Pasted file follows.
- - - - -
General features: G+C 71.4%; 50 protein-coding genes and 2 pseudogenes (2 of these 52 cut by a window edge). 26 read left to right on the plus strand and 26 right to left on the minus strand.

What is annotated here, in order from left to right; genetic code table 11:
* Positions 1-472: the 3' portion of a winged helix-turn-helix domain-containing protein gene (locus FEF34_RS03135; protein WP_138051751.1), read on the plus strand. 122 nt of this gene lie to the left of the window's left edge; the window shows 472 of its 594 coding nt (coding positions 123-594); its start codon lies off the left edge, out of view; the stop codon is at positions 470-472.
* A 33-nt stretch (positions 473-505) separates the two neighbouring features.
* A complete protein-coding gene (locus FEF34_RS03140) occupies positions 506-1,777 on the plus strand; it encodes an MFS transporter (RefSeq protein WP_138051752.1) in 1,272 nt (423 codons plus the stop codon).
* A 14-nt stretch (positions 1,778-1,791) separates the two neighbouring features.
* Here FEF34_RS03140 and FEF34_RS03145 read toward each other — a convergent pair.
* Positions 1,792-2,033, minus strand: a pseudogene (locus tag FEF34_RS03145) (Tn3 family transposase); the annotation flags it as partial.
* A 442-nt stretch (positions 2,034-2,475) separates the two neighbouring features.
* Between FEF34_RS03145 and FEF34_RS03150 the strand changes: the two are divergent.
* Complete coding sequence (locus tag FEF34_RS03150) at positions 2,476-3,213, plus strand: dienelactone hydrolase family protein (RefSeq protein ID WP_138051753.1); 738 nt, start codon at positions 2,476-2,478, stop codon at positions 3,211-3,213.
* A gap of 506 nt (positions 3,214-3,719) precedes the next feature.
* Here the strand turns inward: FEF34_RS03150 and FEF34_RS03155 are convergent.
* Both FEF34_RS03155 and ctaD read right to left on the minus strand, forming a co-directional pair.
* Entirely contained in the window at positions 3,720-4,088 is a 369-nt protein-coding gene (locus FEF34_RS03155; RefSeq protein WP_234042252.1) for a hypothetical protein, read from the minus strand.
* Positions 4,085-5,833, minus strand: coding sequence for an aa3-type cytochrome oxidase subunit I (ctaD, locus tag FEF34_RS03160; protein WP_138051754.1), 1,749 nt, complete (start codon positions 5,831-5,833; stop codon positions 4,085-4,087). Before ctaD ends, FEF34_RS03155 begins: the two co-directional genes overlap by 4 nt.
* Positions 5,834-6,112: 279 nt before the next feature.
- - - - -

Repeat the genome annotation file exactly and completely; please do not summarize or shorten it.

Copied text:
General features: G+C 71.4%; 50 protein-coding genes and 2 pseudogenes (2 of these 52 cut by a window edge). 26 read left to right on the plus strand and 26 right to left on the minus strand.

What is annotated here, in order from left to right; genetic code table 11:
* Positions 1-472: the 3' portion of a winged helix-turn-helix domain-containing protein gene (locus FEF34_RS03135; protein WP_138051751.1), read on the plus strand. 122 nt of this gene lie to the left of the window's left edge; the window shows 472 of its 594 coding nt (coding positions 123-594); its start codon lies off the left edge, out of view; the stop codon is at positions 470-472.
* A 33-nt stretch (positions 473-505) separates the two neighbouring features.
* A complete protein-coding gene (locus FEF34_RS03140) occupies positions 506-1,777 on the plus strand; it encodes an MFS transporter (RefSeq protein WP_138051752.1) in 1,272 nt (423 codons plus the stop codon).
* A 14-nt stretch (positions 1,778-1,791) separates the two neighbouring features.
* Here FEF34_RS03140 and FEF34_RS03145 read toward each other — a convergent pair.
* Positions 1,792-2,033, minus strand: a pseudogene (locus tag FEF34_RS03145) (Tn3 family transposase); the annotation flags it as partial.
* A 442-nt stretch (positions 2,034-2,475) separates the two neighbouring features.
* Between FEF34_RS03145 and FEF34_RS03150 the strand changes: the two are divergent.
* Complete coding sequence (locus tag FEF34_RS03150) at positions 2,476-3,213, plus strand: dienelactone hydrolase family protein (RefSeq protein ID WP_138051753.1); 738 nt, start codon at positions 2,476-2,478, stop codon at positions 3,211-3,213.
* A gap of 506 nt (positions 3,214-3,719) precedes the next feature.
* Here the strand turns inward: FEF34_RS03150 and FEF34_RS03155 are convergent.
* Both FEF34_RS03155 and ctaD read right to left on the minus strand, forming a co-directional pair.
* Entirely contained in the window at positions 3,720-4,088 is a 369-nt protein-coding gene (locus FEF34_RS03155; RefSeq protein WP_234042252.1) for a hypothetical protein, read from the minus strand.
* Positions 4,085-5,833, minus strand: coding sequence for an aa3-type cytochrome oxidase subunit I (ctaD, locus tag FEF34_RS03160; protein WP_138051754.1), 1,749 nt, complete (start codon positions 5,831-5,833; stop codon positions 4,085-4,087). Before ctaD ends, FEF34_RS03155 begins: the two co-directional genes overlap by 4 nt.
* Positions 5,834-6,112: 279 nt before the next feature.